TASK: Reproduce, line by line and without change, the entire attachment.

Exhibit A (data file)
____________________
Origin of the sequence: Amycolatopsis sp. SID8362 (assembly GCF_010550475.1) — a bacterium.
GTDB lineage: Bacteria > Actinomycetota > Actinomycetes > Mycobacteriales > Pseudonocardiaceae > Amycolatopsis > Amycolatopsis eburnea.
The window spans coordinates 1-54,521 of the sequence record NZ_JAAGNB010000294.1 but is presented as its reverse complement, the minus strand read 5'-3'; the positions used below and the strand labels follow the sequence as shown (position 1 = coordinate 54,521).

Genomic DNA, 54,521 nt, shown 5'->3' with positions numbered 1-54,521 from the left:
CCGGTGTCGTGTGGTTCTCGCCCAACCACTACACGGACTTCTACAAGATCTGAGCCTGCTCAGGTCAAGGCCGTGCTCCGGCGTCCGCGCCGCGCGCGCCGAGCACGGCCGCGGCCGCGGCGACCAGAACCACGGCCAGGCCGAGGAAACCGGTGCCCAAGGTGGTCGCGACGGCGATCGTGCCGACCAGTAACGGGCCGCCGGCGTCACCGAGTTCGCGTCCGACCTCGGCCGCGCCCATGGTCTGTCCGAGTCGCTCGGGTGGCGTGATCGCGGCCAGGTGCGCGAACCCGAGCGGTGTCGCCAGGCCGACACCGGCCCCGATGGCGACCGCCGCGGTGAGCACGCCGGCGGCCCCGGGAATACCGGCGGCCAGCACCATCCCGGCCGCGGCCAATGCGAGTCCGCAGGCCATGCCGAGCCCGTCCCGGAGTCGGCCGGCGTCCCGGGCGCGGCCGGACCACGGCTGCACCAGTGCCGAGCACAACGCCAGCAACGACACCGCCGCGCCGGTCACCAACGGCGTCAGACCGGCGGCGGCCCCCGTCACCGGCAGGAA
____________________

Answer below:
Origin of the sequence: Amycolatopsis sp. SID8362 (assembly GCF_010550475.1) — a bacterium.
GTDB lineage: Bacteria > Actinomycetota > Actinomycetes > Mycobacteriales > Pseudonocardiaceae > Amycolatopsis > Amycolatopsis eburnea.
The window spans coordinates 1-54,521 of the sequence record NZ_JAAGNB010000294.1 but is presented as its reverse complement, the minus strand read 5'-3'; the positions used below and the strand labels follow the sequence as shown (position 1 = coordinate 54,521).

Genomic DNA, 54,521 nt, shown 5'->3' with positions numbered 1-54,521 from the left:
CCGGTGTCGTGTGGTTCTCGCCCAACCACTACACGGACTTCTACAAGATCTGAGCCTGCTCAGGTCAAGGCCGTGCTCCGGCGTCCGCGCCGCGCGCGCCGAGCACGGCCGCGGCCGCGGCGACCAGAACCACGGCCAGGCCGAGGAAACCGGTGCCCAAGGTGGTCGCGACGGCGATCGTGCCGACCAGTAACGGGCCGCCGGCGTCACCGAGTTCGCGTCCGACCTCGGCCGCGCCCATGGTCTGTCCGAGTCGCTCGGGTGGCGTGATCGCGGCCAGGTGCGCGAACCCGAGCGGTGTCGCCAGGCCGACACCGGCCCCGATGGCGACCGCCGCGGTGAGCACGCCGGCGGCCCCGGGAATACCGGCGGCCAGCACCATCCCGGCCGCGGCCAATGCGAGTCCGCAGGCCATGCCGAGCCCGTCCCGGAGTCGGCCGGCGTCCCGGGCGCGGCCGGACCACGGCTGCACCAGTGCCGAGCACAACGCCAGCAACGACACCGCCGCGCCGGTCACCAACGGCGTCAGACCGGCGGCGGCCCCCGTCACCGGCAGGAA